Now streaming on:
The story of men leaving for and tragically falling casualty to wars, and the women who are left behind heroically picking up the burden in their absence, is as old as time. It’s also the straightforward tale at the core of writer/director Blerta Basholli’s sturdy domestic drama “Hive,” a triple-Sundance-winning film that honors feminine strength and applauds its resilient bite against the harsh patriarchal backdrop of Eastern Europe.
At the center of it is the true story of Fahrije Hoti (Yllka Gashi, delivering a performance of fuming power), a Kosovan woman struggling to make ends meet while caring for her two kids—a young son and a sometimes maddeningly unsympathetic teenage daughter—as well as her father-in-law Haxi (Çun Lajçi). She’s been stuck in this situation a for quite some time now—the chronology isn’t identified exactly, but one can assume well into the aughts or possibly later, after the war in Kosovo ended in 1999 and left her husband missing in its wake.
Fahrije knows she won’t be able endure the hardship much longer. The beehives that her husband had set up are inadequate in providing for her modest household. Not to mention the frequent painful bites she has to suffer on the job, the sting of which Basholli’s camera intensely captures. So she spearheads a different kind of hive in its stead, starting off a business of homemade hot pepper preserve that involves other hardworking women in her situation and a savvy deal made with a local market that agrees to buy their product.
Worded like this, her venture sounds a lot easier and uneventful to kickstart than what we actually witness in the film, happenings that involve a network of unforgivingly patriarchal players shaming Fahrije for daring to get ahead in life and a group of intimidated women initially refusing her financial proposal just to avoid gossip. The women’s hesitation frankly seems understandable when Basholli gives us a damning taste of the impediments the deeply misogynistic town collectively throws Fahrije’s way, calling her a whore for everything, from obtaining a driver’s license to facing male buyers on her own.
The hostility escalates to such an unbearable extent that during one drive, someone vandalizes her car. During another, she gets subjected to sexual assault by the very man she’s supposed to do business with. On an especially soul-crushing day, she and her fellow workers find their jars smashed, their paste spilled all over. Basholli follows and photographs these events with an unfussy style, keeping her focus on the town’s suffocating earthiness and Gashi’s gradually hardening exterior that stubbornly fends off the vulgarity that surrounds her. At times, the filmmaker also finds traces of Fahrije’s unconsummated grief through her empathetic lens, discharging the pent-up sorrow at an especially heartbreaking scene where the young woman is asked to identify a lifeless body that could belong to her missing husband.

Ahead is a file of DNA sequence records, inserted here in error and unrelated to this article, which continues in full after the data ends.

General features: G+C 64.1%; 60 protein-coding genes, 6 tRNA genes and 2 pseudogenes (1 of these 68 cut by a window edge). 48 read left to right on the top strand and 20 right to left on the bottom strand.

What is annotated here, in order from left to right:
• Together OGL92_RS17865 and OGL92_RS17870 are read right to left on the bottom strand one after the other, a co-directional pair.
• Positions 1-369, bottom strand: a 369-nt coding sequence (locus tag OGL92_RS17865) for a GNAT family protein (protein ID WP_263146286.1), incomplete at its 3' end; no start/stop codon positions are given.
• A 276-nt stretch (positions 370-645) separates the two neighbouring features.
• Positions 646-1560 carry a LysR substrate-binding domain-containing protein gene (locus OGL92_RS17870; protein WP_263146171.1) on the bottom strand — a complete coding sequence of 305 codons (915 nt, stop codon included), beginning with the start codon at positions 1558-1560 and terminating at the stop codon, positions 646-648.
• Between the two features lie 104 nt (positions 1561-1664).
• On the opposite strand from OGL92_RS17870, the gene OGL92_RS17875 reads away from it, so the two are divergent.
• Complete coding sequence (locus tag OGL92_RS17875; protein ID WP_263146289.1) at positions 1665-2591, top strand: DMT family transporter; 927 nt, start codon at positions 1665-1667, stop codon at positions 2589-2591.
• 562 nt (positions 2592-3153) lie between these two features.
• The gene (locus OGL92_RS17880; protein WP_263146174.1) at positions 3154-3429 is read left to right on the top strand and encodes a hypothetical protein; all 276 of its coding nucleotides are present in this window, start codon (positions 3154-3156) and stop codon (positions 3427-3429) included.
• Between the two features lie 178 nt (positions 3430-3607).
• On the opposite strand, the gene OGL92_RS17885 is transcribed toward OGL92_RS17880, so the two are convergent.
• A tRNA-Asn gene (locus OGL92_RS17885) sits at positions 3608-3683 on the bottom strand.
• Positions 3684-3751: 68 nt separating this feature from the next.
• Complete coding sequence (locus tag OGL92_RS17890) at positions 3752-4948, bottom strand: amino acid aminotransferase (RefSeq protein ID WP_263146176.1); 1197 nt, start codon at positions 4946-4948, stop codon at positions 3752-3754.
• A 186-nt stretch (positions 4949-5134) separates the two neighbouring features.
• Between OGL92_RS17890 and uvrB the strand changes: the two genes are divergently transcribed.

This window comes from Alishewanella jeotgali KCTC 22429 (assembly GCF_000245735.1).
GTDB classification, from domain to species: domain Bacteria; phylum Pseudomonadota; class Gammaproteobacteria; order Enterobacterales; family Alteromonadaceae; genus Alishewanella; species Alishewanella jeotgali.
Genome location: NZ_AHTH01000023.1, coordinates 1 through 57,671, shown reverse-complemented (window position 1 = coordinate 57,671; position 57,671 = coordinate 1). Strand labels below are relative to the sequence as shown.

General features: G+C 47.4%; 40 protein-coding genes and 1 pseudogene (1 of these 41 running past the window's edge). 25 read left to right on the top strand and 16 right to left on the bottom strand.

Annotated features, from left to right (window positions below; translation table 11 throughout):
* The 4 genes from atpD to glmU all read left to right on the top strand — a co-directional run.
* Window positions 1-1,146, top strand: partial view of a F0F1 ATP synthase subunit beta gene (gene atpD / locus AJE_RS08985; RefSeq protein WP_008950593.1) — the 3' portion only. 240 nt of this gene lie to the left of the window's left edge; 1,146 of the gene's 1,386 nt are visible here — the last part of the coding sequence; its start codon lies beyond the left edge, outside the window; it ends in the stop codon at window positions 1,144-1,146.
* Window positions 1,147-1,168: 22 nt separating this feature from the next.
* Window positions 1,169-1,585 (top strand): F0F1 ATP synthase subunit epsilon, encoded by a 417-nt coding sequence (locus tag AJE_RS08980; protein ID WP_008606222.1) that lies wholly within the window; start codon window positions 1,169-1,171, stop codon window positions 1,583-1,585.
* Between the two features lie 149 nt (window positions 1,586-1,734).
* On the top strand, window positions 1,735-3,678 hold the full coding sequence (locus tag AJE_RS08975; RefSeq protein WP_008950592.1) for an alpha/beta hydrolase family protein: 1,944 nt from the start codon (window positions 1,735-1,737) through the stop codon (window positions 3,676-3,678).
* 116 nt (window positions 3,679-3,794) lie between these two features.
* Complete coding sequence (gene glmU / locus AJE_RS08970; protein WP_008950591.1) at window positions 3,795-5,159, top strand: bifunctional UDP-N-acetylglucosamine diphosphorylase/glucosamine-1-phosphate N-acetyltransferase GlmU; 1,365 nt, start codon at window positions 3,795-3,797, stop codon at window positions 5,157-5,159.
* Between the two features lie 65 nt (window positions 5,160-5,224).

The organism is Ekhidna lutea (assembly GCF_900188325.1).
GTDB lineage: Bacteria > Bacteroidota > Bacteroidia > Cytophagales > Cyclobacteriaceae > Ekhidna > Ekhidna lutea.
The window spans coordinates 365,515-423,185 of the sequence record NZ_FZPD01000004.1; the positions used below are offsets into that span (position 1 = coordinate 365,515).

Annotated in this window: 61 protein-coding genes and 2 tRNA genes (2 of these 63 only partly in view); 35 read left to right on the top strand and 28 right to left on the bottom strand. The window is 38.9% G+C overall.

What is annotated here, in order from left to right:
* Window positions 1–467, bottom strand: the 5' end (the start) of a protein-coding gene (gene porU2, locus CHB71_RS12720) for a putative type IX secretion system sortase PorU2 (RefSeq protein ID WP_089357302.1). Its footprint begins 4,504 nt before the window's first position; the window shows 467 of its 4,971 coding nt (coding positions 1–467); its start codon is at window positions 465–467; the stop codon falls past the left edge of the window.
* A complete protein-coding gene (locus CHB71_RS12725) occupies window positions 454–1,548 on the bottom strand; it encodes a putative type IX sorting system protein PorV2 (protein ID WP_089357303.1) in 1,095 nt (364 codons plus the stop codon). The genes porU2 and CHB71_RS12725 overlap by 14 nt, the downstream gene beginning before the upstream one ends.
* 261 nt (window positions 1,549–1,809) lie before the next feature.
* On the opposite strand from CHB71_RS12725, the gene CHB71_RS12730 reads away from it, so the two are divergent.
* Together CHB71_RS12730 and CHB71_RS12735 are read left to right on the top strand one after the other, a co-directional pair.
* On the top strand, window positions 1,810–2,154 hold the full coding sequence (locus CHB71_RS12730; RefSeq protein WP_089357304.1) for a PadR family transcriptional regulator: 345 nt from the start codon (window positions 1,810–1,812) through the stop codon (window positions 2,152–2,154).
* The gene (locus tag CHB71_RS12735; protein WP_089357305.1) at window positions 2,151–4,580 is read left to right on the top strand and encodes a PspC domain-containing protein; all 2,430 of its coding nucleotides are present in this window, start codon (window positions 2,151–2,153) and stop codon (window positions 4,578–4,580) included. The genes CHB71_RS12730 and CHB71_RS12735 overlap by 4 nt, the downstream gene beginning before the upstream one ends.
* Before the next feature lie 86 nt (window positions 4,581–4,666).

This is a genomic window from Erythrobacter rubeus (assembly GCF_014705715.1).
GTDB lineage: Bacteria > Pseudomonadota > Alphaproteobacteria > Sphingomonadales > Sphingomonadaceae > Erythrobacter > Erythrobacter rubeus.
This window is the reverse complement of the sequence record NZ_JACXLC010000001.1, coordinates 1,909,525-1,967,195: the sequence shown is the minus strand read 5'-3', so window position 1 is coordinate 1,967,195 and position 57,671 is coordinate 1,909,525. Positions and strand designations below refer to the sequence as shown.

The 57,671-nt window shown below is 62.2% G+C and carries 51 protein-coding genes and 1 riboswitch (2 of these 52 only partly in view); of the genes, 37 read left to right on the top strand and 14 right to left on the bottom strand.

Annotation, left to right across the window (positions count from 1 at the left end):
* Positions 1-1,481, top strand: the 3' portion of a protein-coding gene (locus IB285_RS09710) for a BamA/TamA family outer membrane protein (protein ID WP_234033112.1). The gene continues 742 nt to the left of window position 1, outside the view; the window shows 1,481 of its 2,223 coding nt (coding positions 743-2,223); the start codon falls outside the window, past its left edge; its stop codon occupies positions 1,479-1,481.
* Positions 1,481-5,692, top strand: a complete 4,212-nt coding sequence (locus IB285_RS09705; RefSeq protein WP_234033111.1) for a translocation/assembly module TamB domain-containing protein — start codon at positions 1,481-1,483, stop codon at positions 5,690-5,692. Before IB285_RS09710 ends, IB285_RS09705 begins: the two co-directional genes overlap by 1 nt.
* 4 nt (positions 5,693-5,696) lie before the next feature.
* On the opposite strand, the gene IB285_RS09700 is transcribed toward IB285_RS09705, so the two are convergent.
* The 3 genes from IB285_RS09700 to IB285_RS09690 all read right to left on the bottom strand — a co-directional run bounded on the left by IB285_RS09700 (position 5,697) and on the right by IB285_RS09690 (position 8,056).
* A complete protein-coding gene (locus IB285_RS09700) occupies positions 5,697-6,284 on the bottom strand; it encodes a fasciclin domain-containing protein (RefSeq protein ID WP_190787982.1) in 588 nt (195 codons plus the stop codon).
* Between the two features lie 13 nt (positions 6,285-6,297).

Knowing that the real Fahrije now has a thriving business of pickles and preserves, where the tale goes from there on out isn’t hard to predict. But the confident humanity through which Basholli gets there is still worthwhile to witness. In its most uplifting moments, “Hive” celebrates the enabling properties of indestructible female camaraderie, something that Fahrije experiences once a crowded pack of the women in her circle overcome their fear and join her, especially after an older one of the bunch—the no-nonsense Naze, terrifically played by a deadpan Kumrije Hoxha—steps up and leads the way. There is release and relief in seeing their success, witnessing Haxi’s change of heart, and watching the clan of triumphant women celebrate their achievements in an exuberant, traditional circle dance.
Though it doesn’t break new ground, “Hive” still reminds one how urgently significant it is to honor the unique fighting spirit of women, and how much cinematic joy seeing that spirit flourish against the odds can bring about.
Now playing in select theaters.
Yllka Gashi as Fahrije
Çun Lajçi as Haxhi
Aurita Agushi as Zamira
Kumrije Hoxha as Nazmije
Adriana Matoshi as Lume
Molike Maxhuni as Emine
Blerta Ismaili as Edona
Kaona Sylejmani as Zana